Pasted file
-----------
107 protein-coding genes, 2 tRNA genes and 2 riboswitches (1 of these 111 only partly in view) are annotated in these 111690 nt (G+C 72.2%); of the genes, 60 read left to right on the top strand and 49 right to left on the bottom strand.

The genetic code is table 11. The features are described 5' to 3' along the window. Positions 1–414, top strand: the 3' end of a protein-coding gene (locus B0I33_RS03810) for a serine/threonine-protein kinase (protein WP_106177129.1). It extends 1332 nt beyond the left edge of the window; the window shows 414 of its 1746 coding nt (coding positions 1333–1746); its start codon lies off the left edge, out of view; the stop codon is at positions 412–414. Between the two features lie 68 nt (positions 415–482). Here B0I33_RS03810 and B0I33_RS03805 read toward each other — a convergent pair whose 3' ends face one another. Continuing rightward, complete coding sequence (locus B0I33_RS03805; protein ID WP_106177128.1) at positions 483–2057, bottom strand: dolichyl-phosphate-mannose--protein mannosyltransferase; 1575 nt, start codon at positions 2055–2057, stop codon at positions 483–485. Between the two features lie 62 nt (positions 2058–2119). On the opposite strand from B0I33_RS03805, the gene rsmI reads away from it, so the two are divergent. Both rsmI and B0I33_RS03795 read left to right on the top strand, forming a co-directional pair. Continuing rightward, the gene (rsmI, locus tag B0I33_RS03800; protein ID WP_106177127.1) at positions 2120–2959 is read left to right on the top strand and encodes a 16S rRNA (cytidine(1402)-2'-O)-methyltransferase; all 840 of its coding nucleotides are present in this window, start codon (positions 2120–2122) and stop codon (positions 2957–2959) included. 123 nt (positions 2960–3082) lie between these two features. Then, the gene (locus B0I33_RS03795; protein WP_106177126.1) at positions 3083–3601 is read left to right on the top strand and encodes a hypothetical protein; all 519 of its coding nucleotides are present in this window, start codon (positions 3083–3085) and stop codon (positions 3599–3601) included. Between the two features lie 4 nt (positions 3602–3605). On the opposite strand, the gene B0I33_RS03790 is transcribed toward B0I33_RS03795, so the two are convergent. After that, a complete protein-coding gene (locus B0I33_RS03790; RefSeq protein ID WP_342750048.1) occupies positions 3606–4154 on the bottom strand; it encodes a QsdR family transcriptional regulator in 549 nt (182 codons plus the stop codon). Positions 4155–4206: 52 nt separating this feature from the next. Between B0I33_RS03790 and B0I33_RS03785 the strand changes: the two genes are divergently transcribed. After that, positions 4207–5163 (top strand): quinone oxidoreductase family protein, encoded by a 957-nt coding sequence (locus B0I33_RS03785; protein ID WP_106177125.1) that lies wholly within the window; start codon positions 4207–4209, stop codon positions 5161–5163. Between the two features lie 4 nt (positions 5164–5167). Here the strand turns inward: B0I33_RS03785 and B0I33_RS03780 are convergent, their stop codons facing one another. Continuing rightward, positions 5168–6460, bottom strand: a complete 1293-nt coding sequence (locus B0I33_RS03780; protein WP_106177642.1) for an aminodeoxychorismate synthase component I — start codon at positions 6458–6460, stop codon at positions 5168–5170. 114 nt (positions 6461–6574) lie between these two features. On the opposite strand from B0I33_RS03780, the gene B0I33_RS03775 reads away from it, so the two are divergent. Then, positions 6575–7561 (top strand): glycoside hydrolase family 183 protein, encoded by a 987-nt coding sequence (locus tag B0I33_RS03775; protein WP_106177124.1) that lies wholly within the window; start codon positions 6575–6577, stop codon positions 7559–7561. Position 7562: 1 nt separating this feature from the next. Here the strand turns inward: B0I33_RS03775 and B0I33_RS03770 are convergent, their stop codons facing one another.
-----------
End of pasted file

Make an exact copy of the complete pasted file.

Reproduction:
107 protein-coding genes, 2 tRNA genes and 2 riboswitches (1 of these 111 only partly in view) are annotated in these 111690 nt (G+C 72.2%); of the genes, 60 read left to right on the top strand and 49 right to left on the bottom strand.

The genetic code is table 11. The features are described 5' to 3' along the window. Positions 1–414, top strand: the 3' end of a protein-coding gene (locus B0I33_RS03810) for a serine/threonine-protein kinase (protein WP_106177129.1). It extends 1332 nt beyond the left edge of the window; the window shows 414 of its 1746 coding nt (coding positions 1333–1746); its start codon lies off the left edge, out of view; the stop codon is at positions 412–414. Between the two features lie 68 nt (positions 415–482). Here B0I33_RS03810 and B0I33_RS03805 read toward each other — a convergent pair whose 3' ends face one another. Continuing rightward, complete coding sequence (locus B0I33_RS03805; protein ID WP_106177128.1) at positions 483–2057, bottom strand: dolichyl-phosphate-mannose--protein mannosyltransferase; 1575 nt, start codon at positions 2055–2057, stop codon at positions 483–485. Between the two features lie 62 nt (positions 2058–2119). On the opposite strand from B0I33_RS03805, the gene rsmI reads away from it, so the two are divergent. Both rsmI and B0I33_RS03795 read left to right on the top strand, forming a co-directional pair. Continuing rightward, the gene (rsmI, locus tag B0I33_RS03800; protein ID WP_106177127.1) at positions 2120–2959 is read left to right on the top strand and encodes a 16S rRNA (cytidine(1402)-2'-O)-methyltransferase; all 840 of its coding nucleotides are present in this window, start codon (positions 2120–2122) and stop codon (positions 2957–2959) included. 123 nt (positions 2960–3082) lie between these two features. Then, the gene (locus B0I33_RS03795; protein WP_106177126.1) at positions 3083–3601 is read left to right on the top strand and encodes a hypothetical protein; all 519 of its coding nucleotides are present in this window, start codon (positions 3083–3085) and stop codon (positions 3599–3601) included. Between the two features lie 4 nt (positions 3602–3605). On the opposite strand, the gene B0I33_RS03790 is transcribed toward B0I33_RS03795, so the two are convergent. After that, a complete protein-coding gene (locus B0I33_RS03790; RefSeq protein ID WP_342750048.1) occupies positions 3606–4154 on the bottom strand; it encodes a QsdR family transcriptional regulator in 549 nt (182 codons plus the stop codon). Positions 4155–4206: 52 nt separating this feature from the next. Between B0I33_RS03790 and B0I33_RS03785 the strand changes: the two genes are divergently transcribed. After that, positions 4207–5163 (top strand): quinone oxidoreductase family protein, encoded by a 957-nt coding sequence (locus B0I33_RS03785; protein ID WP_106177125.1) that lies wholly within the window; start codon positions 4207–4209, stop codon positions 5161–5163. Between the two features lie 4 nt (positions 5164–5167). Here the strand turns inward: B0I33_RS03785 and B0I33_RS03780 are convergent, their stop codons facing one another. Continuing rightward, positions 5168–6460, bottom strand: a complete 1293-nt coding sequence (locus B0I33_RS03780; protein WP_106177642.1) for an aminodeoxychorismate synthase component I — start codon at positions 6458–6460, stop codon at positions 5168–5170. 114 nt (positions 6461–6574) lie between these two features. On the opposite strand from B0I33_RS03780, the gene B0I33_RS03775 reads away from it, so the two are divergent. Then, positions 6575–7561 (top strand): glycoside hydrolase family 183 protein, encoded by a 987-nt coding sequence (locus tag B0I33_RS03775; protein WP_106177124.1) that lies wholly within the window; start codon positions 6575–6577, stop codon positions 7559–7561. Position 7562: 1 nt separating this feature from the next. Here the strand turns inward: B0I33_RS03775 and B0I33_RS03770 are convergent, their stop codons facing one another.